Facebook phishes are getting better. Compare this one: and this: Notice how the key bit, supposedly defining that it’s a legit email, is successfully and convincingly faked: The only difference that stands out is the domain: facebookembody.com. Although Google classified it as spam they didn’t warn that it would go to a website that contains malware. So be warned. Notification emails aren’t such a good idea anymore, if they ever were.
By Jeremy Wagstaff (This is a copy of my weekly syndicated column) You really don’t need to thank me, but I think you should know that for the past 10 years I’ve been fighting a lonely battle on your behalf. I’ve been taking on mighty corporations to rid the world of spam. Not the spam you’re familiar with. Email spam is still around, it’s just not in your inbox, for the most part. Filters do a great job of keeping it out. I’m talking about more serious things, like eye spam, cabin spam, hand spam, counter spam and now, my most recent campaign, ATM spam.
Officials and delegates from APEC economies were targeted ahead of last year’s Singapore meeting with malware-laden emails faked so they appeared to have been sent by Singapore government officials on the Organising Committee. Singapore officials have said the attacks were not the first on the country. Although Singapore regularly highlights threats to national security—including Islamic terrorism—the admission that it has been the victim of cyber attacks is, according to the Straits Times, its most detailed account. Although it’s hard to read too much into the statements made to judge who may have been behind the attacks, it’s interesting that Singapore is drawing attention to this—not
This podcast is from my weekly slot on Radio Australia Today with Phil Kafcaloudes and Adelaine Ng, wherein we discuss HP buying Palm, students going cold turkey on social media, and China no longer being the spam capital of the world? To listen to the podcast, click on the button below. To subscribe, click here. Loose Wireless 100430 I appear on Radio Australia Today every Friday at about 9.15 am Singapore time (that’s 0.15 GMT/UTC.) There’s a live stream of the broadcast here, or find out your local frequencies here.
illustration fron Arbor Networks There’s some interesting writing going about the Georgian Cyberwar. This from VNUnet, which seems to confirms my earlier suspicion that this was the first time we’re seeing two parallel wars: “We are witnessing in this crisis the birth of true, operational cyber warfare,” said Eli Jellenc, manager of All-Source Intelligence at iDefense. “The use of cyber attack assets in conjunction with kinetic military operations in the current crisis now stands among the most significant developments ever seen in the field of information security or cyber conflict studies.” Others suggest that in fact there are examples of earlier parallel conflicts: Kosovo, among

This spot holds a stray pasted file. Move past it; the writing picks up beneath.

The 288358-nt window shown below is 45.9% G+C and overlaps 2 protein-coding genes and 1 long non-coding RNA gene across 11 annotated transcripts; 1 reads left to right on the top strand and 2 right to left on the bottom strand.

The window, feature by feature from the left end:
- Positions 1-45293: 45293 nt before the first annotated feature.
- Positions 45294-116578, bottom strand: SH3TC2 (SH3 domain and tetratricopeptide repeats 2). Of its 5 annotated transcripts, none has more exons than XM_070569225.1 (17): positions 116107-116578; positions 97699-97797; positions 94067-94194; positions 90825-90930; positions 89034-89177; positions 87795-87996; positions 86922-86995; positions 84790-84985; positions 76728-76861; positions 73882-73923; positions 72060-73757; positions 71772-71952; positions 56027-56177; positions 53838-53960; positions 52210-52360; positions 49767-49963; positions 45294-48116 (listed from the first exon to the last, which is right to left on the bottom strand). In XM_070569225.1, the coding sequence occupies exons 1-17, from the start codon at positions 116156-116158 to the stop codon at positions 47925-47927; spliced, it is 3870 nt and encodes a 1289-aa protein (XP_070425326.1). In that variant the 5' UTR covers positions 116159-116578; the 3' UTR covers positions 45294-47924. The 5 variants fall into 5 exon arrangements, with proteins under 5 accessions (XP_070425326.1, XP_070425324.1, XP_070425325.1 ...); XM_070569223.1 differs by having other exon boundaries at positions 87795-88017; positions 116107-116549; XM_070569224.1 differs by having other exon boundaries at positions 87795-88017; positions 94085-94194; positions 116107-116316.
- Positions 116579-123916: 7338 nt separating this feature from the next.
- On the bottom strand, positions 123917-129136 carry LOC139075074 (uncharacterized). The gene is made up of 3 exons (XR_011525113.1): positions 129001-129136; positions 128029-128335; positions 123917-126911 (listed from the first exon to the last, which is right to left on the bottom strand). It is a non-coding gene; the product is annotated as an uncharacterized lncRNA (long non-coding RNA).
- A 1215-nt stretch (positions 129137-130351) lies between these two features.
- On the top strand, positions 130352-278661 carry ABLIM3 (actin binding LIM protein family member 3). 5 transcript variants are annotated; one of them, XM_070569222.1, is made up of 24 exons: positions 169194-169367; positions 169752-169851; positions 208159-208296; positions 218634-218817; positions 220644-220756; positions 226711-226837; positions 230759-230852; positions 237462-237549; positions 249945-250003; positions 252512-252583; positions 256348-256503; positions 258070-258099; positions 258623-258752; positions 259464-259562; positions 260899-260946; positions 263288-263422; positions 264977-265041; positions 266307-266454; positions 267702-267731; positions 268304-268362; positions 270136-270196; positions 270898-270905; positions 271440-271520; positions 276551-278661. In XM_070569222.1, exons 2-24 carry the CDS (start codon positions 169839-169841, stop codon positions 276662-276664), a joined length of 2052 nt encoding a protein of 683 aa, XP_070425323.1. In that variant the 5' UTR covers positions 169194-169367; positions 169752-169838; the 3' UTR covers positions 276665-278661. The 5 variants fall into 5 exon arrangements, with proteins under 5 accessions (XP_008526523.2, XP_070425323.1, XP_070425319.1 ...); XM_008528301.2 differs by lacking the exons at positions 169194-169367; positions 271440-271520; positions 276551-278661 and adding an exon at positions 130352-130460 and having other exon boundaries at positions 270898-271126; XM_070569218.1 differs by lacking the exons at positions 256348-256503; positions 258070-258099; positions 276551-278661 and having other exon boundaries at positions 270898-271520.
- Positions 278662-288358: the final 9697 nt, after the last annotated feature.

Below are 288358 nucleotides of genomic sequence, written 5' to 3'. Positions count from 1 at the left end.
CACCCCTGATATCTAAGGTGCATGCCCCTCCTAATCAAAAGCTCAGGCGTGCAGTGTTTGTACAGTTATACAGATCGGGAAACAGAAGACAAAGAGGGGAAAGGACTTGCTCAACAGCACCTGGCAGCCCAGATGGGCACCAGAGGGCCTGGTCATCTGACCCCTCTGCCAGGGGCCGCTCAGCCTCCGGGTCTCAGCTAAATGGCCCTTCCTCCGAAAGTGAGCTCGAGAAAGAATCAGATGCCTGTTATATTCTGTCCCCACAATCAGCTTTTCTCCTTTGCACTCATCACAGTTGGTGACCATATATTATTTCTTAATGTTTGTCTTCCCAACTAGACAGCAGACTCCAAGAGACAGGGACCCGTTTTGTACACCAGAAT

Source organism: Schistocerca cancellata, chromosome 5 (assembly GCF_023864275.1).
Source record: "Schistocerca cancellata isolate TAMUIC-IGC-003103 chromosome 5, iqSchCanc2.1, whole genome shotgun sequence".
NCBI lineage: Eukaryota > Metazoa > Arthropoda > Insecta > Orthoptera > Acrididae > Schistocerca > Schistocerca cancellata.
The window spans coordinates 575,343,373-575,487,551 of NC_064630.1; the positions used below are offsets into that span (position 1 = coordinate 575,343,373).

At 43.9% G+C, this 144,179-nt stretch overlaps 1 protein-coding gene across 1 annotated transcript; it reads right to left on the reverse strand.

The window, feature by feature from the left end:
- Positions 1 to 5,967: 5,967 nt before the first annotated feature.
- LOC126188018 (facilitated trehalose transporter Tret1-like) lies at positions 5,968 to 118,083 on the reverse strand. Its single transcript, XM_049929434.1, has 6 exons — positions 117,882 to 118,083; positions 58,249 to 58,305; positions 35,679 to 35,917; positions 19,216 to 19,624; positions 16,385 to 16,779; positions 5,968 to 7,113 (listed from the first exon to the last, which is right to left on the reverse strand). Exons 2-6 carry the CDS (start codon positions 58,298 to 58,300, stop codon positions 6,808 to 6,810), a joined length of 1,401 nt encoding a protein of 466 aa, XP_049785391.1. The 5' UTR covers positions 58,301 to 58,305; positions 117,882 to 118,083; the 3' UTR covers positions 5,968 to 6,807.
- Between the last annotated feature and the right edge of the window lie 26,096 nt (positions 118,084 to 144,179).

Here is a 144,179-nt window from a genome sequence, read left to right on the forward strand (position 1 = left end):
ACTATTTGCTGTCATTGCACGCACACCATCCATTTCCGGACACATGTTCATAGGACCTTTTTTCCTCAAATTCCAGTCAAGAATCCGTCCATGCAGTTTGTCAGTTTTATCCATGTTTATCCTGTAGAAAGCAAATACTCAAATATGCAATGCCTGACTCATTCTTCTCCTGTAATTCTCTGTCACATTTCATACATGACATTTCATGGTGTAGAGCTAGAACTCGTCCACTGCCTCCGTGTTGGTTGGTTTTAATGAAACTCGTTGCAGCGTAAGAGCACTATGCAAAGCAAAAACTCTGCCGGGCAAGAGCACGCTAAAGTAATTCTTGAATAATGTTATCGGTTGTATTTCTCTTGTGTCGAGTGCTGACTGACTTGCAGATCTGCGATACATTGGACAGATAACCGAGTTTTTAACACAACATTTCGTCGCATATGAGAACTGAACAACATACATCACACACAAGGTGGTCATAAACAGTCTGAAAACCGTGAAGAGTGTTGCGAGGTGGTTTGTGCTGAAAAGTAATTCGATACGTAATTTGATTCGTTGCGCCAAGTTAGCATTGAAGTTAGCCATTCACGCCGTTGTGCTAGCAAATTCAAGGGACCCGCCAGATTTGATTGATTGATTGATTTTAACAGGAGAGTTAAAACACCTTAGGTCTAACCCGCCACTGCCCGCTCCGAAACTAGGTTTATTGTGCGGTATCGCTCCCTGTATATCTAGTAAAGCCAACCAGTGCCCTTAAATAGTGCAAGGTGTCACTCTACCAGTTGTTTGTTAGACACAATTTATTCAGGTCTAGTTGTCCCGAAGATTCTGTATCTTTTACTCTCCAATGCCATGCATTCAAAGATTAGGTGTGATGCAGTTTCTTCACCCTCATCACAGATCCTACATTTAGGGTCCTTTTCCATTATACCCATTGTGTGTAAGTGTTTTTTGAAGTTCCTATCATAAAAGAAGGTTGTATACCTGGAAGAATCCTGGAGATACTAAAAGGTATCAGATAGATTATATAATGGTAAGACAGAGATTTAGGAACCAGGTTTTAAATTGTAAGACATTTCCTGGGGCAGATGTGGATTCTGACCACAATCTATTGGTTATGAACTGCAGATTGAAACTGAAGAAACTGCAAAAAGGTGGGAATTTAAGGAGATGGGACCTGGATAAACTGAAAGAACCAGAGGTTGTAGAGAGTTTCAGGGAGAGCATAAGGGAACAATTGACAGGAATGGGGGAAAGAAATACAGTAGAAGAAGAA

Singapore appears to be the source of a virus cleverly designed to hoodwink U.S. executives by appearing to be an emailed subpoena which mentions them by name, as well as their title. The SANS Storm Center said three days ago that We’ve gotten a few reports that some CEOs have received what purports to be a federal subpoena via e-mail ordering their testimony in a case. It then asks them to click a link and download the case history and associated information. One problem, it’s total bogus. It’s a “click-the-link-for-malware” typical spammer stunt. So, first and foremost, don’t click on such links. An interesting component
Is business networking site Congoo resorting to spam to build its user base? I suspect it is. Congoo is on one hand a good idea — a place to gather and monitor content on your industry, including content that is usually subscription only (like WSJ.com, who publish my weekly Loose Wire column.) But it’s also a networking tool — indeed, its blurb emphasizes that over the content: But I don’t like being spammed, and I think Congoo may be doing that. Of course, they’re not alone in being accused of spamming — the likes of Plaxo, Zorpia and other networking services make it overly easy
Phone spam feels like it’s getting worse. I and my wife have been receiving numerous calls from the local arm of ANZ Bank — a bank I am happy to identify by name because I’ve sought comment from them without reply for nearly a week now. Our mobile phone numbers were probably sold by another bank or possibly by the cellphone company. Nokia researcher Jan Chipchase starts picking up SMS and phone spam on Hutch in India within a day of activating his SIM card, and finds that the company is three times as slow at removing his number from their spam lists: Locals in
I really hate being asked for lots of private details just to download a product. In short: People shouldn’t have to register to try something out. An email address, yes, if absolutely necessary. But better not: just let the person decide whether they like it. It’s the online equivalent of a salesperson shadowing you around the shop so closely that if you stop or turn around quickly they bump into you. (One assistant in Marks & Spencer the other day tailed me so closely I could smell his breath, which wasn’t pleasant, and then had the gall to signal to the cashier it was his commission when
This week in the WSJ.com (subscription only, I’m afraid) I wrote about web spam — the growing penetration of faux websites that ride up the search engines and muddy the Internet for all of us. I based it around the recent case of subdomain spam, well documented by the likes of blogs like Monetize. Briefly websites controlled by one Moldovan hit the high rankings on several major search engines using techniques that are imaginative, but not exactly beyond the intelligence of savvy search engine builders. It’s not as intrusive as spam in your inbox but it’s trashing the web and undermining the usefulness of search